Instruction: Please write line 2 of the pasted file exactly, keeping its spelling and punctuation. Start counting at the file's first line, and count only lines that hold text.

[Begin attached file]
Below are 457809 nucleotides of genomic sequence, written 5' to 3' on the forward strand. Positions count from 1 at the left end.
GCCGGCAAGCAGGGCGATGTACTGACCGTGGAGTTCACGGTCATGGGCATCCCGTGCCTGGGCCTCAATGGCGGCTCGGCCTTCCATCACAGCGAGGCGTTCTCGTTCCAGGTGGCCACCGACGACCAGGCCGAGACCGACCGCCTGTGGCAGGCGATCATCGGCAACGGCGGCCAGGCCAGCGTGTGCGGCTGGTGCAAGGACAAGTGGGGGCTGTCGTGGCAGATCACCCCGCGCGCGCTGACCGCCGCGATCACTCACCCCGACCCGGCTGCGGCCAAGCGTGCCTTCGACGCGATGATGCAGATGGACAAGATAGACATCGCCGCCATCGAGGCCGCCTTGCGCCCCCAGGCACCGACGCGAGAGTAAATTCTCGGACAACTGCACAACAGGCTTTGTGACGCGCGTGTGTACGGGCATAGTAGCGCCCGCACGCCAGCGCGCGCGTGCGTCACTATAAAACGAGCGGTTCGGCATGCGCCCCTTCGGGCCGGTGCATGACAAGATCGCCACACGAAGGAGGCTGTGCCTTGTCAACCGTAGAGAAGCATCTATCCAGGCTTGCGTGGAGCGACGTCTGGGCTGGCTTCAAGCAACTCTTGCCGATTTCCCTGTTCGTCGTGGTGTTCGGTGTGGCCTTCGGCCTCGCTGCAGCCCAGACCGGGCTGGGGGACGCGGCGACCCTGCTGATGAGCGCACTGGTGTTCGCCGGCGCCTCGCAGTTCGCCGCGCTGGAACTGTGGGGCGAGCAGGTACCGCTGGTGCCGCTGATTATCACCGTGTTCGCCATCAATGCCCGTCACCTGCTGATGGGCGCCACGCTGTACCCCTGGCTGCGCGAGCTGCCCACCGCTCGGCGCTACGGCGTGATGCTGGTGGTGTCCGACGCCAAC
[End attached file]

GCCGGCAAGCAGGGCGATGTACTGACCGTGGAGTTCACGGTCATGGGCATCCCGTGCCTGGGCCTCAATGGCGGCTCGGCCTTCCATCACAGCGAGGCGTTCTCGTTCCAGGTGGCCACCGACGACCAGGCCGAGACCGACCGCCTGTGGCAGGCGATCATCGGCAACGGCGGCCAGGCCAGCGTGTGCGGCTGGTGCAAGGACAAGTGGGGGCTGTCGTGGCAGATCACCCCGCGCGCGCTGACCGCCGCGATCACTCACCCCGACCCGGCTGCGGCCAAGCGTGCCTTCGACGCGATGATGCAGATGGACAAGATAGACATCGCCGCCATCGAGGCCGCCTTGCGCCCCCAGGCACCGACGCGAGAGTAAATTCTCGGACAACTGCACAACAGGCTTTGTGACGCGCGTGTGTACGGGCATAGTAGCGCCCGCACGCCAGCGCGCGCGTGCGTCACTATAAAACGAGCGGTTCGGCATGCGCCCCTTCGGGCCGGTGCATGACAAGATCGCCACACGAAGGAGGCTGTGCCTTGTCAACCGTAGAGAAGCATCTATCCAGGCTTGCGTGGAGCGACGTCTGGGCTGGCTTCAAGCAACTCTTGCCGATTTCCCTGTTCGTCGTGGTGTTCGGTGTGGCCTTCGGCCTCGCTGCAGCCCAGACCGGGCTGGGGGACGCGGCGACCCTGCTGATGAGCGCACTGGTGTTCGCCGGCGCCTCGCAGTTCGCCGCGCTGGAACTGTGGGGCGAGCAGGTACCGCTGGTGCCGCTGATTATCACCGTGTTCGCCATCAATGCCCGTCACCTGCTGATGGGCGCCACGCTGTACCCCTGGCTGCGCGAGCTGCCCACCGCTCGGCGCTACGGCGTGATGCTGGTGGTGTCCGACGCCAAC